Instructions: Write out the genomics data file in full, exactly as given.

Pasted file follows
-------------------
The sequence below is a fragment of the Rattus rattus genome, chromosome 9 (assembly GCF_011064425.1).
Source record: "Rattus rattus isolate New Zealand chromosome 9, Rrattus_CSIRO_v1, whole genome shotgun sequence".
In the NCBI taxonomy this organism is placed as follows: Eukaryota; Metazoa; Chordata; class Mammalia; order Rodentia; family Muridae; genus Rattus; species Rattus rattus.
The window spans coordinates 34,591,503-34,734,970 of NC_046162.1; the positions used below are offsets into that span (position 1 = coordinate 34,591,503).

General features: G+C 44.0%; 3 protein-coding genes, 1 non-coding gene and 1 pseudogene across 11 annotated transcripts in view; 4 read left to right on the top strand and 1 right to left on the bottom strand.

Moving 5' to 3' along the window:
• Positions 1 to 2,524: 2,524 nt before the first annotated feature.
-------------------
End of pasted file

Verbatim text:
The sequence below is a fragment of the Rattus rattus genome, chromosome 9 (assembly GCF_011064425.1).
Source record: "Rattus rattus isolate New Zealand chromosome 9, Rrattus_CSIRO_v1, whole genome shotgun sequence".
In the NCBI taxonomy this organism is placed as follows: Eukaryota; Metazoa; Chordata; class Mammalia; order Rodentia; family Muridae; genus Rattus; species Rattus rattus.
The window spans coordinates 34,591,503-34,734,970 of NC_046162.1; the positions used below are offsets into that span (position 1 = coordinate 34,591,503).

General features: G+C 44.0%; 3 protein-coding genes, 1 non-coding gene and 1 pseudogene across 11 annotated transcripts in view; 4 read left to right on the top strand and 1 right to left on the bottom strand.

Moving 5' to 3' along the window:
• Positions 1 to 2,524: 2,524 nt before the first annotated feature.